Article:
Whereas FIGS. 1 and 2 illustrate use of the present invention with a single computer, FIG. 3 represents use with two (or more) computers. Through this aspect of the present invention, an item can be selected using a client and server system. This includes displaying on a screen 20 of client system 18 information identifying the item and displaying on the screen 20 of the client system 18 a scannable image that is to be used to select the identified item. In response to a user selecting the item by manually optically scanning the displayed scannable image, such as in the same manner for computer 2 of FIGS. 1 and 2, a signal identifying the selected item is sent to a server system 22. The signal sent to the server system 22 preferably defines information needed to generate an order for the item. Displaying in this example of FIG. 3 includes transmitting signals representing the item indicia and related scannable identifier indicia over a network from the server 22 to the client 18, such as over an intranet or local area network or global network (the Internet, for example). From this, a list of items can be generated in response to communicating a signal from the scanner to the client computer and an order generated from the client to the server. Thus, the signal sent to the server system defines information needed to generate an order for the item. The initial item selection signal can be obtained by manually moving the scanner adjacent the portion of the computer display screen used in the client's system in displaying the scannable image.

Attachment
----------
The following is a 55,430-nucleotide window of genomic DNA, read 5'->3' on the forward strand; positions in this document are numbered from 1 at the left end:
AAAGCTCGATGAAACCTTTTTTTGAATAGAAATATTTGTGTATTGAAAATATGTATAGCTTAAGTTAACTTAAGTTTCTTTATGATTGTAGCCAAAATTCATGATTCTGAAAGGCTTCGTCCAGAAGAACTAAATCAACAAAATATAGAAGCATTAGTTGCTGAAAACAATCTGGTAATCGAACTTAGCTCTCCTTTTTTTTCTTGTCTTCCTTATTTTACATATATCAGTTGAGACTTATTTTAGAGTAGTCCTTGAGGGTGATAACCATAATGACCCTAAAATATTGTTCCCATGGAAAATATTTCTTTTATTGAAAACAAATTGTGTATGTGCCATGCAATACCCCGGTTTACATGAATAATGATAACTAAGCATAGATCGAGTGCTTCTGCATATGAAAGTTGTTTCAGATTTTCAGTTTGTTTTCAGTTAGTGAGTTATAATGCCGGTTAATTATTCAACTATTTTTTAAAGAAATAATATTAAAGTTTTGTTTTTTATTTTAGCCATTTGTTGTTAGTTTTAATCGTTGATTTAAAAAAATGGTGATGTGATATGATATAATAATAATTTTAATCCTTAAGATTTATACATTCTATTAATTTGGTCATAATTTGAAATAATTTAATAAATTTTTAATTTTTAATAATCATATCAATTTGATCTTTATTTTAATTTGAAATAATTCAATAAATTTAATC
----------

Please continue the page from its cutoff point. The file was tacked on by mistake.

Whether it includes obtaining the item and identifier indicia locally, such as from a memory in the computer (for example, hard-drive) or one loaded into the computer (for example, CD-ROM or diskette) or via some external source, such as may be connected via local area network or the Internet, for example, the method of selecting an item illustrated in the drawings comprises accessing through operation of a personal computer, at the request of a user of the personal computer, a database of item information. In FIGS. 1 and 2, this database is stored on the local memory 10; and in FIG. 3, it is the represented database 24 stored with or apart from the server computer 26 providing the link to the client computer 18. Non-limiting examples of the database include an inventory control system, a price database, and an order filling database, each which may be of a type as known in the art. It further comprises displaying, through a screen of the personal computer, in response to the accessed database, information for at least one item, including at least one scannable selector image. Such method further comprises moving a scanner adjacent the screen to optically scan the displayed selector image, generating a signal in response thereto and communicating the signal to the personal computer, thereby selecting the corresponding displayed item.